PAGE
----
Sunday, June 9, 2013

Organizations to Support Mixed Race Koreans

Mixed race Koreans are a marginalized population.  Korean society has always been obsessed with the idea of racial purity.  Accordingly, it can be quite difficult to be biracial in South Korea.  Life can be especially hard for biracial Koreans with African ancestry, as darker skin is negatively associated with poverty and farm labor.  To address this issue, several organizations have been created to support the growing biracial Korean population.

During the early 1960s, American novelist Pearl S. Buck visited Korea to write The Living Reed.  Buck coined the term “Amerasian”, referring to Korean children fathered by American servicemen during the Korean War.  In 1965, she established the Opportunity Center and Orphanage in Bucheon City (formerly Sosa), South Korea to serve Amerasian ChildrenOffices were subsequently opened in Thailand, the Philippines, and Vietnam.  In the United States, she founded a child sponsorship organization, Pearl S. Buck Foundation (now called Pearl S. Buck International), to address poverty and discrimination faced by children in Asian countries.  She endeavored greatly to raise the awareness of children in Korea who are ethnically mixed and undergo hardships because of the circumstances of their birth and their lives.  Throughout her lifetime, Buck dedicated her energy and resources in order to combat the injustice of social discrimination and prejudice suffered by mixed race children.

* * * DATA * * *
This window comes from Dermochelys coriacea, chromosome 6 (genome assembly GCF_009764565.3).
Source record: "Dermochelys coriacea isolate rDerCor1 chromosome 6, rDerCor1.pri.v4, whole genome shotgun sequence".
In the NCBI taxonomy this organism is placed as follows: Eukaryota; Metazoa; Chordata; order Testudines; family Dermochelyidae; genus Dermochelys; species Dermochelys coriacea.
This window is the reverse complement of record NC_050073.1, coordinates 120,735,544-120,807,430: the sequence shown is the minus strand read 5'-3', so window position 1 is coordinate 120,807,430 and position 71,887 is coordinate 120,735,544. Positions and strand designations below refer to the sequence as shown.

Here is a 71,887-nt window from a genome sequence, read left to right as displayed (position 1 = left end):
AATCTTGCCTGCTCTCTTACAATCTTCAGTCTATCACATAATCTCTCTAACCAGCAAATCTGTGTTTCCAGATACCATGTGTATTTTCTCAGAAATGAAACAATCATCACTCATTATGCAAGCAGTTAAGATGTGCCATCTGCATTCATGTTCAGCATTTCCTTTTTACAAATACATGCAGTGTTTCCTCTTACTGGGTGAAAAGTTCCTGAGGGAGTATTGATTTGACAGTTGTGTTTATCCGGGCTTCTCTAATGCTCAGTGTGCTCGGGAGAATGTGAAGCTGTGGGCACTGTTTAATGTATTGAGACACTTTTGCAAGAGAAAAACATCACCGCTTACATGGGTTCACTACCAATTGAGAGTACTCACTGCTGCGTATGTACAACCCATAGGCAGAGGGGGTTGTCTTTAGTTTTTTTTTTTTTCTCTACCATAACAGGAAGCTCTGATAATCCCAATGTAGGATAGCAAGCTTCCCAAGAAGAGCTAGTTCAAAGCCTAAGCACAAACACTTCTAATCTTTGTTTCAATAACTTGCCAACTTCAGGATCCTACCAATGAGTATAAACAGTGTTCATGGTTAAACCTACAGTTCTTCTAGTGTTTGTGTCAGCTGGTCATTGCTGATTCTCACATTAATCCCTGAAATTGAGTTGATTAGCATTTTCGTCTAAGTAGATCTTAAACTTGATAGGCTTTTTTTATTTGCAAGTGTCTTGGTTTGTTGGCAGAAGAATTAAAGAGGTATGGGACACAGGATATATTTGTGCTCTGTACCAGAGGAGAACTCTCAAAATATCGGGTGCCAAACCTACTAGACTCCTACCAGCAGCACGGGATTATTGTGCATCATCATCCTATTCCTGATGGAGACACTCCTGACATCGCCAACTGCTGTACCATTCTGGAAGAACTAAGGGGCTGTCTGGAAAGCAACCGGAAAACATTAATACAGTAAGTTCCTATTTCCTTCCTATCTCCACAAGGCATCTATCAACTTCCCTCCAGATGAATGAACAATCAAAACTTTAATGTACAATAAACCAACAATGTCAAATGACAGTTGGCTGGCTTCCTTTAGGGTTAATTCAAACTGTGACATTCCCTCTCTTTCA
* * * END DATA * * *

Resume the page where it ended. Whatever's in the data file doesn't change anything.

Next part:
MACK (맥) was founded as the Mission for Amerasian Children of Korea in September 1995 in Chicago, IL.  The organization is dedicated to a better understanding of children born to dual cultural parentage and the cultural barrier affecting them, their families, and their communities in Korea and throughout the world, as well as to heighten compassion and understanding by all towards the plight of Amerasians.  In order to meet the needs of a new and growing generation of multiethnic Koreans both abroad and in South Korea, MACK now stands for the Movement for the Advancement of Cultural-diversity of Koreans.

In 2006, American football player Hines Ward created the Hines Ward Helping Hands Foundation.  The foundation is dedicated to helping mixed race children like himself in South Korea, where they have suffered discrimination.  His Helping Hands U.S. Foundation focuses on improving literacy among children and will provide programs and services to better equip them for achieving and handling success in life.  Abroad, his Helping Hands Korea Foundation (formed as a tribute to his mother, Kim Young-hee) has targeted biracial discrimination, especially as it occurs among the children of Korea.  Ward has spoken out against South Korea’s discriminatory practices and pledged his time and allegiance to the biracial children there.  He plans to continue to help make life easier for the mixed race kids in South Korea.  "I will make the struggle to end biracial discrimination my chief cause, for which I will devote my time and resources, both in the United States and Korea," said Ward.  Ward is known in Korea as the Ambassador for biracial children and hopes to make this his legacy both at home and abroad.

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